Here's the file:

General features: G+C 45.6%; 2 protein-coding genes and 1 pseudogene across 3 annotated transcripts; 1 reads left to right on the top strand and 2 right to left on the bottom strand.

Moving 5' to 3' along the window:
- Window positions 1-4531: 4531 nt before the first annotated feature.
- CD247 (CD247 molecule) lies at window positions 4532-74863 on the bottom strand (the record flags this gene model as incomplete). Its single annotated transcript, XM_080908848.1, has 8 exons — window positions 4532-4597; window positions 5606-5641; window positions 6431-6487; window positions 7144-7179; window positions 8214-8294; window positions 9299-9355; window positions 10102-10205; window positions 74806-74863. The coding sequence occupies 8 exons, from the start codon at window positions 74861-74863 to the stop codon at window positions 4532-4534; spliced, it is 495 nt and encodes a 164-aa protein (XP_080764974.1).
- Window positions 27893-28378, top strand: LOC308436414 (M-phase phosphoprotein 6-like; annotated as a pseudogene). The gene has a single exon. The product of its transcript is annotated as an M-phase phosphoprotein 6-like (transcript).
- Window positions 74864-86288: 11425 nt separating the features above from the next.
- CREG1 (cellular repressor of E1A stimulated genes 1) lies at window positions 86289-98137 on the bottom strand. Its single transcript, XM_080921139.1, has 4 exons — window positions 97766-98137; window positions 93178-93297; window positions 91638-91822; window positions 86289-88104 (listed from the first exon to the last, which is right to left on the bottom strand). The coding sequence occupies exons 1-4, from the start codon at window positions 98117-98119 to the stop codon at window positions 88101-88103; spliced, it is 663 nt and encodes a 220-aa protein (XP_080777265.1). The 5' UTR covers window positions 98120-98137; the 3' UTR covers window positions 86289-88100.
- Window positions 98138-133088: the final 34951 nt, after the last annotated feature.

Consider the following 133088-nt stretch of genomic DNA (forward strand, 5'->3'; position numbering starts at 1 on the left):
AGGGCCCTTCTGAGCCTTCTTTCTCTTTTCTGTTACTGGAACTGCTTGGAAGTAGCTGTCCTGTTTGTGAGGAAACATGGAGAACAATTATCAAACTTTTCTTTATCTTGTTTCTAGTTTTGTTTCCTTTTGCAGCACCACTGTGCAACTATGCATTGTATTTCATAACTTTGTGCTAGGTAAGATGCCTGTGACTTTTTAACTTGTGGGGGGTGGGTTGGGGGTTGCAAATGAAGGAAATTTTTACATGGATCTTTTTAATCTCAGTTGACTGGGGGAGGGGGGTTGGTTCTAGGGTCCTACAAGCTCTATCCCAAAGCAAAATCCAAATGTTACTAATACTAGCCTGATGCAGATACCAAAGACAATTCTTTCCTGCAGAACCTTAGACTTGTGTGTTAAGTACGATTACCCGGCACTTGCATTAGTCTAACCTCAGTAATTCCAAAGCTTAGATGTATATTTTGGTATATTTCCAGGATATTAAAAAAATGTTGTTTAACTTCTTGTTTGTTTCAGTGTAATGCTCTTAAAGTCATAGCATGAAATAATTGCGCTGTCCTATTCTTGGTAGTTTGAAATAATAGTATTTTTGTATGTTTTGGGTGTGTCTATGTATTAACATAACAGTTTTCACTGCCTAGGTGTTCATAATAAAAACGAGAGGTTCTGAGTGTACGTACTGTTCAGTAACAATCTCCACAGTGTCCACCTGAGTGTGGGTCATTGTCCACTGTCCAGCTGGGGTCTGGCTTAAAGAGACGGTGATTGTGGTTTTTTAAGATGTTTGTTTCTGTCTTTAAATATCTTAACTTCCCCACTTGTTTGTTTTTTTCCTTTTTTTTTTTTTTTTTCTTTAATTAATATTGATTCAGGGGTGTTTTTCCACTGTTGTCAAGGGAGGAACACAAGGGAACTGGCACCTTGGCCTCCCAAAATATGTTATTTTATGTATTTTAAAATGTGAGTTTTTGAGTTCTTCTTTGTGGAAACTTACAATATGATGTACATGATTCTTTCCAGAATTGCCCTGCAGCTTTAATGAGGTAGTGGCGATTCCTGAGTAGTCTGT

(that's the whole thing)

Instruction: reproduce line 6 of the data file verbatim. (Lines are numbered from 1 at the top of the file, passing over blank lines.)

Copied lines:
- Window positions 74864-86288: 11425 nt separating the features above from the next.